Protect First, Apply Second

The system, of course, started with prep. The crew kicked that off with a power washing using a trisodium phosphate (TSP) product, which aided with removing the mold and mildew that comes with living on the beach.

Any cracks in the tiles or molding were patched with a Sto crack filler, embedded mesh, and topped with one of the two basecoats: pearl or Primer/Adhesive-B (PAB). Then, they moved on to the full system on the walls, which received a primer and then the yellow StoColor Dryonic in two coats of 6–8 mils (152.4–203.2 microns) wet film thickness (WFT) each.

For the coral render areas, which were on the walkway to the beach, the bandings and the molding were painted white with StoPrime Hot at an average of 5 mils (127.0 microns) WFT, and then finished with two coats of the Dryonic. On more open, larger areas, the layers were applied with rollers, and on smaller areas, they were applied with brushes.

Balconies, which could be worked on during the inclement weather, and soffits received Stolit 3.0. Because it’s a textured finish, the thicknesses varied between no less than 1⁄16" (1.6 mm) and no more than 3⁄16" (4.8 mm).

But first, they had to ensure that nothing else on site was going to get coated. “We protected all of the building and all of the windows, the shutters, the lamps, and everything like that,” Watkin said. They used a sticky-back plastic. “We sort of try and put it up at the start, and we leave it right till the end, and that’s the last thing that we’ll take back. It doesn’t work too well on paint, because actually it’s so sticky it brings the paint off as well,” she explained.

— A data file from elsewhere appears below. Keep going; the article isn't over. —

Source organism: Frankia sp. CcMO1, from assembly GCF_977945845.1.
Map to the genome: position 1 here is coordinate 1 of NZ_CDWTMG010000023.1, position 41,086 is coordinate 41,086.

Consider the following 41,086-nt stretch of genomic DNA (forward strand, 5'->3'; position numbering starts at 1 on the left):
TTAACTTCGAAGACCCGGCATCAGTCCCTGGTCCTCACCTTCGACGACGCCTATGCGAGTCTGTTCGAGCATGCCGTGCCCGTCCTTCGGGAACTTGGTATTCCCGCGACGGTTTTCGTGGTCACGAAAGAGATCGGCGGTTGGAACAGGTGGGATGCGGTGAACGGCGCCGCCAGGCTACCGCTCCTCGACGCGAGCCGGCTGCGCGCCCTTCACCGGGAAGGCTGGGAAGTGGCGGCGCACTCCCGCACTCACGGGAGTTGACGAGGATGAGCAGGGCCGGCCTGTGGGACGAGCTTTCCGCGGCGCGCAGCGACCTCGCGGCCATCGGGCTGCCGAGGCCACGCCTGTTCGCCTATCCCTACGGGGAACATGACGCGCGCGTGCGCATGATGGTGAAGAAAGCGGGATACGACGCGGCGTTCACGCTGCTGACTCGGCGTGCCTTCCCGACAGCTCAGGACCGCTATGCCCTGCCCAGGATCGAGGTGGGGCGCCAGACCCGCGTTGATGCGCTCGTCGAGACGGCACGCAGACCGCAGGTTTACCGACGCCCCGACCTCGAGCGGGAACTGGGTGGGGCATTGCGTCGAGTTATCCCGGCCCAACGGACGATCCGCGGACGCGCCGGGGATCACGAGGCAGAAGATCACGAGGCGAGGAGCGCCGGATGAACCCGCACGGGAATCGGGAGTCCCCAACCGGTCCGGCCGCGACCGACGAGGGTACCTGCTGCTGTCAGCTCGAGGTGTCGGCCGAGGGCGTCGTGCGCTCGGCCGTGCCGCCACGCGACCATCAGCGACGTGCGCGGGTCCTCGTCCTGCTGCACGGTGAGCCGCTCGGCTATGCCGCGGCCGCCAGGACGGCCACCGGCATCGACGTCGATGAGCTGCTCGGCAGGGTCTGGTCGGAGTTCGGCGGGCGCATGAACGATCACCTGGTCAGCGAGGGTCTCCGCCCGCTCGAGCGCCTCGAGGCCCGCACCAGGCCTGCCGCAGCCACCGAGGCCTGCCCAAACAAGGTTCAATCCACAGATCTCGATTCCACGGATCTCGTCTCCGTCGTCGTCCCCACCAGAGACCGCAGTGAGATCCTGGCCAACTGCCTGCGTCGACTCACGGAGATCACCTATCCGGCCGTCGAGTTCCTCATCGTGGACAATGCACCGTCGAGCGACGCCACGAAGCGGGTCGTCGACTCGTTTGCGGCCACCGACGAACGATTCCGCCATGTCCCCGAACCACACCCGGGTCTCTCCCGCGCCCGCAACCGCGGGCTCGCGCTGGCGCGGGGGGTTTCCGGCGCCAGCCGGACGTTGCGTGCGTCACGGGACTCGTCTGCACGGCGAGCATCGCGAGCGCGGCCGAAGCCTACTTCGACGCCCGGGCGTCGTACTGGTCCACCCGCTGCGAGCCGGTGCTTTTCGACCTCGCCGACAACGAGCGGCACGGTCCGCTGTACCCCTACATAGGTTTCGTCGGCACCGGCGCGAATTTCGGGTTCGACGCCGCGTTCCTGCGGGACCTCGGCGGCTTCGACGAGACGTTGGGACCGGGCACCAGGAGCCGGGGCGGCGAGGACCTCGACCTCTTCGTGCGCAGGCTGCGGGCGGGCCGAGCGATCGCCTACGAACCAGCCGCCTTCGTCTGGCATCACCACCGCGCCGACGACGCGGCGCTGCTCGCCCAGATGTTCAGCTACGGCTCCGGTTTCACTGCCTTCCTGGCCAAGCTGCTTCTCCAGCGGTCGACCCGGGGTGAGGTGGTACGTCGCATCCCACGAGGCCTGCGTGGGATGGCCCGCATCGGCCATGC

They protected the garden areas with Ram Board and the bushes with plastic sheeting. After all, all the paint won’t hurt the flora and fauna. The owners “don’t like if you damage the bushes, or they end up covered in paint,” Watkin said.

Maintenance and New Work

As far as the outcome from the client’s point of view? “They absolutely love it,” Watkin said. “They love it because it’s just so easy to keep clean, and even if you go to the resort now, it’s probably one of the cleanest, because it’s so simple just to wipe. And that’s what we try and do: We’re not necessarily always the cheapest at doing things, but when we give people a solution, we try and give them a solution that in two years, three years, four years, it’s still going to be as good as it needs to be.”

Watkin is friends with the Villa Renaissance property manager, “and I sort of instilled it in him what he needed to do,” she explained. “He’s told his cleaners what they need to do, so when somebody scuffs the wall with their suitcase, they just get a damp cloth and it comes off.”

Others in the area must have taken note, too, because Wall Tech has another resort project coming up where they’ll use the same system, but at a much larger scope — twice the size of the Villa Renaissance, in fact. That is paradise, indeed!